Employees with the BC Government Employees Union and the Professional Employees Association are on strike in Nelson after negotiations with the government continue to stale.

Government unions bring rotating strikes to Nelson

Picket lines were up in Nelson on Monday as job action by BCGEU and PEA reached the West Kootenay.

Picket lines were up in Nelson on Monday as job action by the BC Government Employees Union and the Professional Employees Association’s Government Licensed Professionals reached the West Kootenay.

Both unions have been in negotiations with the provincial government since January.

“We’ve been doing rotating strikes so this is our first action up in the Kootenays,” said Doug Kinna with BCGEU. “We are on strike for a fair and reasonable contract. The government has no wage offer on the table and they said if we went on strike they would pull it. Their second wage offer after our strike vote was worse than the one and a half per cent each year that they give to us originally. It’s just going in a downwards spiral.”

Kinna said the union offered a potential solution that would allow for wage increases but it was rejected.

“We’ve offered them $300,000 in two proposals, which would involve opening liquor stores on Sundays and putting deputy sherifs on the road to do road patrol. That proposal would give us and others a fair and reasonable settlement with lots left over for government and they won’t do it. We don’t have too many other choices. We aren’t at the table right now, we are out on the line. I can’t see us going back until the government is ready to do some moves.”

The Professional Employees Association announced one-day strike action on Thursday at five locations Burns Lake, Cranbrook, Nelson, Dawson Creek and Prince George.

“The main issue for our members is the Government’s marginalization of professional practice in the public service,” said Scott McCannell, executive director of the PEA in a prepared statement. “Our professional members have in almost all cases chosen public service because of their commitment to serving the public interest. Without some protections to stop a clear trend of downsizing professionals or replacing them with non-professionals, the public interest will not be served.”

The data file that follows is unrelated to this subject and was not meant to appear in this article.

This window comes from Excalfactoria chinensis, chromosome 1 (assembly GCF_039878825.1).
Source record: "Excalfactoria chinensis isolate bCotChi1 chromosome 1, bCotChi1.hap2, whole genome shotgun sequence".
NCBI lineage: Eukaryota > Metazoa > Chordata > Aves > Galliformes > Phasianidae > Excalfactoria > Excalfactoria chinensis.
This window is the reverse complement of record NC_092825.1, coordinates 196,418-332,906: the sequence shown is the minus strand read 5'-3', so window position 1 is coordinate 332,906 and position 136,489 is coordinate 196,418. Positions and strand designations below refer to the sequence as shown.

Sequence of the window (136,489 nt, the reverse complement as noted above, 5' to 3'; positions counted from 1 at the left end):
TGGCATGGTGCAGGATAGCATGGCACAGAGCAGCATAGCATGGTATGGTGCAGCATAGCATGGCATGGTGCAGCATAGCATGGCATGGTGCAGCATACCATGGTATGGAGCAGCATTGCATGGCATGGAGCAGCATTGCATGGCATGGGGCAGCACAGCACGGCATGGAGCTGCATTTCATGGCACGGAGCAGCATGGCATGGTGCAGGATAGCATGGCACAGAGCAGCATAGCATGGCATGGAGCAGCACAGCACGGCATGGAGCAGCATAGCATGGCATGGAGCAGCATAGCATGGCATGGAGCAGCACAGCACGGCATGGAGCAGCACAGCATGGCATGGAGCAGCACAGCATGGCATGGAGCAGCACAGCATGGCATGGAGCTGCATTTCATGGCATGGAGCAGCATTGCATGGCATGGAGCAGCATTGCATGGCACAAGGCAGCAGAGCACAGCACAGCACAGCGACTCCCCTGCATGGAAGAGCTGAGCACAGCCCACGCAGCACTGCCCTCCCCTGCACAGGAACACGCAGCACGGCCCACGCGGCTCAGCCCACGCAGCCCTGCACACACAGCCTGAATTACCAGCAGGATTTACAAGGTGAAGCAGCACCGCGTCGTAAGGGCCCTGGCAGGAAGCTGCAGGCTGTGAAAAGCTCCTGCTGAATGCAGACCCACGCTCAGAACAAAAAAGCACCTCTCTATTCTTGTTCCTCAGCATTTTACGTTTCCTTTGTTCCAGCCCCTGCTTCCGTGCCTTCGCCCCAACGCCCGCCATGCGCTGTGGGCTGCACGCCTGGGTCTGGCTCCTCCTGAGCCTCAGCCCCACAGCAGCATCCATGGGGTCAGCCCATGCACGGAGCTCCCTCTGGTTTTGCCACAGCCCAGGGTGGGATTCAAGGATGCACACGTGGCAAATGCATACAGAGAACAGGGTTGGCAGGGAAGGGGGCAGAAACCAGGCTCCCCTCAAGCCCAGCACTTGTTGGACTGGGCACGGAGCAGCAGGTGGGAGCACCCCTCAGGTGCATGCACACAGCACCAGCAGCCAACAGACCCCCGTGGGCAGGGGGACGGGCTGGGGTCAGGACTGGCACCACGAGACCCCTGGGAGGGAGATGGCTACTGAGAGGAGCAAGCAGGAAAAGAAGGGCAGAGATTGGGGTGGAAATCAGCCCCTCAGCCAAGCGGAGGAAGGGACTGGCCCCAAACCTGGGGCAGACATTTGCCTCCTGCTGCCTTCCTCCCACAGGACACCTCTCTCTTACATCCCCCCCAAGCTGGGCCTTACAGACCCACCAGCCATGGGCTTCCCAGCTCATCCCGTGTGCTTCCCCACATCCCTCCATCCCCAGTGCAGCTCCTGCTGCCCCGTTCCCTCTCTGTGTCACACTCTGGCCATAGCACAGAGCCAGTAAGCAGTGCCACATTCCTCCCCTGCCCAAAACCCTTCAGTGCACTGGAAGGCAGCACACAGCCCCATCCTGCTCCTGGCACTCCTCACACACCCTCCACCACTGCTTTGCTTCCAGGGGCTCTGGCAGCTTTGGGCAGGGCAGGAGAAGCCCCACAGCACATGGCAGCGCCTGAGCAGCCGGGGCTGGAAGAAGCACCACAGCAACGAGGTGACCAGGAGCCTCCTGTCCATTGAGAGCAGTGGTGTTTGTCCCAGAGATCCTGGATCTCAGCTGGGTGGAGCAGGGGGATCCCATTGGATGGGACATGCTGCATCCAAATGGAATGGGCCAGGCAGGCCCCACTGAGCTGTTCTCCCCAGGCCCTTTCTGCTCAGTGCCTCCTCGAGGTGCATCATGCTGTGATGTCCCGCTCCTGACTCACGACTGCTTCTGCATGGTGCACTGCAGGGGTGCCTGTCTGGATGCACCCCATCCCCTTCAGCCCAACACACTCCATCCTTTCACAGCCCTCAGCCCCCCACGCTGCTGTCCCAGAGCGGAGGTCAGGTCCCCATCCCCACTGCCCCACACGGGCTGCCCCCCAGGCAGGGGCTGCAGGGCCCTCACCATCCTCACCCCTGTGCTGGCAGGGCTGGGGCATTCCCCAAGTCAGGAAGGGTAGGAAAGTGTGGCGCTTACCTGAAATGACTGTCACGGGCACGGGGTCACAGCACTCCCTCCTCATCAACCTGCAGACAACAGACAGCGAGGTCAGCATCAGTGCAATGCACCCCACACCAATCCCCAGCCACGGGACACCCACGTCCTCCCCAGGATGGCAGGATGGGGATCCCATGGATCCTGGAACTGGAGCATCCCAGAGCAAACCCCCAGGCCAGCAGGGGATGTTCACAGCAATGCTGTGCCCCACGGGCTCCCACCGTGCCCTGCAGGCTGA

PEA said the number of professionals employed by the province has decreased by 26 per cent over the last decade and 10 per cent in the last two years.

“The PEA is seeking wage increases that match the cost of living,” read the statement. “PEA members have been without a wage increase since 2009 and have had wage freezes in two of the last three rounds of bargaining. A market study by a world renowned compensation company shows that PEA wages lag other comparable public sector and private sector professional jobs by between 9 and 43 per cent, depending on profession.

Kinna said he would like to see the government come back to the table and look at the proposals offered by BCGEU.

“They haven’t done a cost analysis,” he said. “They haven’t done anything, they just say no. They don’t have any real reason for it. The Finance Minister just says ‘No, I don’t want to do that.’ It kind of puts in a box that we can’t get out of. I want to see the government come back to the table and treat us with respect. We aren’t asking for the moon, we’re asking for fair and reasonable.”

Kinna said if the government doesn’t return to the bargaining table there will likely be an escalation in job action.

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